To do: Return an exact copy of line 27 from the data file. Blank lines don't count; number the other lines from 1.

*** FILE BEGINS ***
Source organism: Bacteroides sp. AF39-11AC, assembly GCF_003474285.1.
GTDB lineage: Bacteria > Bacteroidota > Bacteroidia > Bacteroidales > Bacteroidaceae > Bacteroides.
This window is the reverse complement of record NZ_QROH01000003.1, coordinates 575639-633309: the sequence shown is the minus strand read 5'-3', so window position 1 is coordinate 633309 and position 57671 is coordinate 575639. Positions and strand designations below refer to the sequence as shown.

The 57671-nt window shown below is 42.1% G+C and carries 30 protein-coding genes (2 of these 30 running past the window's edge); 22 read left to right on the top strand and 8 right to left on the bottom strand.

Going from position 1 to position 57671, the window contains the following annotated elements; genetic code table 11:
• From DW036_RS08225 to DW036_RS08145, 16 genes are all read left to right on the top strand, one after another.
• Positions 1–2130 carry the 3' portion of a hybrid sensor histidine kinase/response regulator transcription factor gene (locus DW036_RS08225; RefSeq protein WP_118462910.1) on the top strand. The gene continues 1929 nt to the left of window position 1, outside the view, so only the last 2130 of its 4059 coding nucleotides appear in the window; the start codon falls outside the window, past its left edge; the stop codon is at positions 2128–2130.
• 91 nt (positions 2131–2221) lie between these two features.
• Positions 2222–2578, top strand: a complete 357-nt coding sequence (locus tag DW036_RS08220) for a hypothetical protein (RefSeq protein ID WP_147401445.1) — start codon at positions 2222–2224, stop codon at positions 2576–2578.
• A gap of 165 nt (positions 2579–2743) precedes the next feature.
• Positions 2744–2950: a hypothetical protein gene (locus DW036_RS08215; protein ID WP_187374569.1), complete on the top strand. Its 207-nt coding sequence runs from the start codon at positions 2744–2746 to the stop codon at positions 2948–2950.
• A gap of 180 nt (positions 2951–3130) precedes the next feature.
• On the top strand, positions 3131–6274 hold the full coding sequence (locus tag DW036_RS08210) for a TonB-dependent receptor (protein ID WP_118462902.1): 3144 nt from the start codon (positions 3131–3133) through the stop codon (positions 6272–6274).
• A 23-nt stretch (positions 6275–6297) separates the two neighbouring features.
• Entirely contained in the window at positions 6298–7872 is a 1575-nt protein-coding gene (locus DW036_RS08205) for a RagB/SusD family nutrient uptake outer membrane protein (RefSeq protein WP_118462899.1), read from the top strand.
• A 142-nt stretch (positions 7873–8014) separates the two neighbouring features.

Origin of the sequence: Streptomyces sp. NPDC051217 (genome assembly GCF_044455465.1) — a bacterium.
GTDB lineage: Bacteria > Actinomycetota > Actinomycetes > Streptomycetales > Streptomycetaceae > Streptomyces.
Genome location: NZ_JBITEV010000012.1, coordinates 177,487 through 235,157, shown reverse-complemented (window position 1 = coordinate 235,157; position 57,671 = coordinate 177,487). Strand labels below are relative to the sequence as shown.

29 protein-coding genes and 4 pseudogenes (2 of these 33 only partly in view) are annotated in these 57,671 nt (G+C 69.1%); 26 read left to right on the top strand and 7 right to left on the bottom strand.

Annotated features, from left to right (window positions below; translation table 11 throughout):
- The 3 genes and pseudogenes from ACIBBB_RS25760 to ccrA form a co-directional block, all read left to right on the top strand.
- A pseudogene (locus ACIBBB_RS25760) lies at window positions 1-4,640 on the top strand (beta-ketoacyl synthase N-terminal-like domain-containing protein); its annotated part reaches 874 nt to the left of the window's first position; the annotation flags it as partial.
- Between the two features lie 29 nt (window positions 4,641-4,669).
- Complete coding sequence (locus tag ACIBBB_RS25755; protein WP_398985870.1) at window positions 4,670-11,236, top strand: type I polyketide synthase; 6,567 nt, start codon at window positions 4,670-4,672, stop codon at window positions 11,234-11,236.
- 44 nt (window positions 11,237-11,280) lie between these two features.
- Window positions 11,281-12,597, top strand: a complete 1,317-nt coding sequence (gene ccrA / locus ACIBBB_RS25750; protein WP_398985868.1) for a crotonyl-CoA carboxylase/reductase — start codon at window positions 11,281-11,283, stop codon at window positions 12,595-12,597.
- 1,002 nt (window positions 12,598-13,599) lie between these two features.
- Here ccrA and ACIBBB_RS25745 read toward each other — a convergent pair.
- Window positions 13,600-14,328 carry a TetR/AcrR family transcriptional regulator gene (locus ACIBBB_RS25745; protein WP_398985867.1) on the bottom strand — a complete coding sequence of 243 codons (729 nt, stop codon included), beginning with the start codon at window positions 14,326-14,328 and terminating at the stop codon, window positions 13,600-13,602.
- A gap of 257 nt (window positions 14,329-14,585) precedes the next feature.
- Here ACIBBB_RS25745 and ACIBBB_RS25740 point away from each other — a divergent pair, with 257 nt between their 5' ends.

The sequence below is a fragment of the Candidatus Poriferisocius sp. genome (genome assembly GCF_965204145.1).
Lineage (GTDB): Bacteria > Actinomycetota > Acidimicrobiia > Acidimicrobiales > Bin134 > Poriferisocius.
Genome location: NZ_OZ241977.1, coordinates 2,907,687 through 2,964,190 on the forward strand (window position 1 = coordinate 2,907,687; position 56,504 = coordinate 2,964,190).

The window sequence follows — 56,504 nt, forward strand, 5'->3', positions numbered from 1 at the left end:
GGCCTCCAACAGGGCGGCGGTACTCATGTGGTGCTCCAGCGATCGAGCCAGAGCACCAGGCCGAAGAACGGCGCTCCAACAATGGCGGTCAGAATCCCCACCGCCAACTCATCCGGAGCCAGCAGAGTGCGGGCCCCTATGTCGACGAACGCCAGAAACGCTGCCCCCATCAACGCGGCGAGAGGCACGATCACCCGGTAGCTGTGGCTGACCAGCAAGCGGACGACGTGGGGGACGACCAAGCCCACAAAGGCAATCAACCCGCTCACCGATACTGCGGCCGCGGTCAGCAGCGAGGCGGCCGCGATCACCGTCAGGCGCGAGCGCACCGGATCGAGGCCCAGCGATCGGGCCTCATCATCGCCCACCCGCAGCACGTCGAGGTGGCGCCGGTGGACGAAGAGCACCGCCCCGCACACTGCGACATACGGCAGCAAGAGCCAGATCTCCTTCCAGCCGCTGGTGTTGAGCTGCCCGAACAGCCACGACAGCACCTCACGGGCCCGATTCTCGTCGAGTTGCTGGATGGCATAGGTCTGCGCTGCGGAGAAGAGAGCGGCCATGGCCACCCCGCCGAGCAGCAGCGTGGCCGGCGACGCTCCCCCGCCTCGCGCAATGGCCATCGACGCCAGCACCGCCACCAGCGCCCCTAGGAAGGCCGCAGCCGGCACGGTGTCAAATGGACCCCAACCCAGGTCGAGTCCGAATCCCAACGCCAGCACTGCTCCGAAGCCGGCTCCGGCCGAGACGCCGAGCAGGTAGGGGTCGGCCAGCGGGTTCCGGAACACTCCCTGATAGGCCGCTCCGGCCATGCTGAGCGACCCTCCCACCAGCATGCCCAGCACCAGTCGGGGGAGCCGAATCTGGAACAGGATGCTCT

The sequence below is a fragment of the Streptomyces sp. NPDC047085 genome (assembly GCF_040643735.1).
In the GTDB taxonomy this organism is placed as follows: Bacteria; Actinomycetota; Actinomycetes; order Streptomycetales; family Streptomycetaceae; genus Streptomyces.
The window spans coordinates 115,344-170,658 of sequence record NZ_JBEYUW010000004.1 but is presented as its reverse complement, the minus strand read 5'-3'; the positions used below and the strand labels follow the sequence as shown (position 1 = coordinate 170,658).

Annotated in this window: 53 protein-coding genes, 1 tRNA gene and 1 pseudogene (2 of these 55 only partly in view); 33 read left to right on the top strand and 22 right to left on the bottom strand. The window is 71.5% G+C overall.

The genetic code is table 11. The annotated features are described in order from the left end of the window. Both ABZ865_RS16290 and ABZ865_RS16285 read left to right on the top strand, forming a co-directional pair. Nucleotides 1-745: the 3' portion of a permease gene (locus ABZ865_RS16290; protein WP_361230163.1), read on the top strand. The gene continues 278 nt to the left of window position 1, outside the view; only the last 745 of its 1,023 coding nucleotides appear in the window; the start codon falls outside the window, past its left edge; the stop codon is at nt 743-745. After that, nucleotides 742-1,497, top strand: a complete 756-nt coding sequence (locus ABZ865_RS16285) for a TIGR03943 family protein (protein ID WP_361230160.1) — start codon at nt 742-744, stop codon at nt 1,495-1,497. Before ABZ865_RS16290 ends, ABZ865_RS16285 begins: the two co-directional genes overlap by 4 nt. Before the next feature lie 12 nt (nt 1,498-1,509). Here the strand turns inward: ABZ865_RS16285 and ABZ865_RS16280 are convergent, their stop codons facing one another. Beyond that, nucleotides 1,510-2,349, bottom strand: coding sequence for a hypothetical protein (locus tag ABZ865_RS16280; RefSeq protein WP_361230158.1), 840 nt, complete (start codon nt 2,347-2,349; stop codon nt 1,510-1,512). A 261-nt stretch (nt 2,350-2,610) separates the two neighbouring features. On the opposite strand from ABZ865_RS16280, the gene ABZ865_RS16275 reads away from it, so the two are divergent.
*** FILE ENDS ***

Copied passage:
- Window positions 11,281-12,597, top strand: a complete 1,317-nt coding sequence (gene ccrA / locus ACIBBB_RS25750; protein WP_398985868.1) for a crotonyl-CoA carboxylase/reductase — start codon at window positions 11,281-11,283, stop codon at window positions 12,595-12,597.